The Conversation is running a series on Hospitals in Australia.
In the latest article No-one should get dud hospital care – it’s time to lift our game on quality and safety the Association's President Jonathan Karnon Professor of Health Economics, University of Adelaide looks at how the collection and analysis of data on the performance of our health-care system can be used to improve the quality of health services and maybe also reduce costs.
In their article "Here’s how to boost hospital funds and end the blame game" HSRAANZ members Jane Hall, University of Technology Sydney and Kees Van Gool, University of Technology Sydney argue "Health-care costs are rising, driven by expensive developments in treatments, more demanding populations and rising national wealth. We need to change the financing system to meet this challenge." Whilst financing health care through income taxes is generally considered equitable, one of the consequences of an ageing population is a greater proportion of the population not participating in the workforce and therefore contributing less to the tax base. Australian baby boomers may become income-poor but are generally asset rich. For this older age group, a wealth tax rather than an income tax more accurately reflects a contribution according to means. Hall and Van Gool suggest this could take the form of a new national health funding scheme applied to the value of household assets. The scheme would work on an individual basis and pay for the health care that the patient requires. It could include an option for a resource-contingent loan, so a patients accumulated debts with the national health funding scheme for their health-care consumption would be repaid out of their estate. Under the proposal, funds would be channelled into a national funding pool earmarked for health care.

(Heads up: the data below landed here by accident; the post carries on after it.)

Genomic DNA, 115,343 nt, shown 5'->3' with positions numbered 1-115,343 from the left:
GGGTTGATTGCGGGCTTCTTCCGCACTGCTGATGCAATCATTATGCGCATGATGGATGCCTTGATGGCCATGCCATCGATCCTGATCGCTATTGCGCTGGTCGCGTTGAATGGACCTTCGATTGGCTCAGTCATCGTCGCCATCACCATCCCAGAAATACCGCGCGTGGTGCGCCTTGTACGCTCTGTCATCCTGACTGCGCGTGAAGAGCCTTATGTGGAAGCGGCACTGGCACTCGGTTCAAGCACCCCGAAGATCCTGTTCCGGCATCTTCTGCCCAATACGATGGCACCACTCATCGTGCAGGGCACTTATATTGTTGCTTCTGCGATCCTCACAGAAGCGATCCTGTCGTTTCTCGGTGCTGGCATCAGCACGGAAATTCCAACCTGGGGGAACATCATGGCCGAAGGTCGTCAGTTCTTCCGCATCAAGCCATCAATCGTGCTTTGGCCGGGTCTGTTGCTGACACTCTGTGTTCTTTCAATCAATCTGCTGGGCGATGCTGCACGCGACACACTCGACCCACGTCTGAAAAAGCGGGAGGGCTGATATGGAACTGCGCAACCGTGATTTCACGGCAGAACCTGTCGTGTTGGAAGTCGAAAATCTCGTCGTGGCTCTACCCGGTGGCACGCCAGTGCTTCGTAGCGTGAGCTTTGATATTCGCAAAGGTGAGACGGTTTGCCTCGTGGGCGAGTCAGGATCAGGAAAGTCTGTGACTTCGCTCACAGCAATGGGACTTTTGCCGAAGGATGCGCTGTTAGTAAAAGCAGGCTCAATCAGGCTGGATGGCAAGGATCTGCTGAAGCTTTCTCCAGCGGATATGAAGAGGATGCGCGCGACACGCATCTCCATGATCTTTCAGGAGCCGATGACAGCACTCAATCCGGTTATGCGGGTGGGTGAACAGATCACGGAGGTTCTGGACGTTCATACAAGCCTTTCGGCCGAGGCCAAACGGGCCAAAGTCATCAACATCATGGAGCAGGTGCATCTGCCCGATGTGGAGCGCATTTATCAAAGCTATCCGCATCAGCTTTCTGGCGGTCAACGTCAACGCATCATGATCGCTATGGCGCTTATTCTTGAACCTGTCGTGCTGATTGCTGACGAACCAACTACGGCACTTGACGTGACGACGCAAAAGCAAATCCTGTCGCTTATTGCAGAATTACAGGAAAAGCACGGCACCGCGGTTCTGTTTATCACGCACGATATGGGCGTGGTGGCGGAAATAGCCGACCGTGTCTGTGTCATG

Other articles in the Conversation series: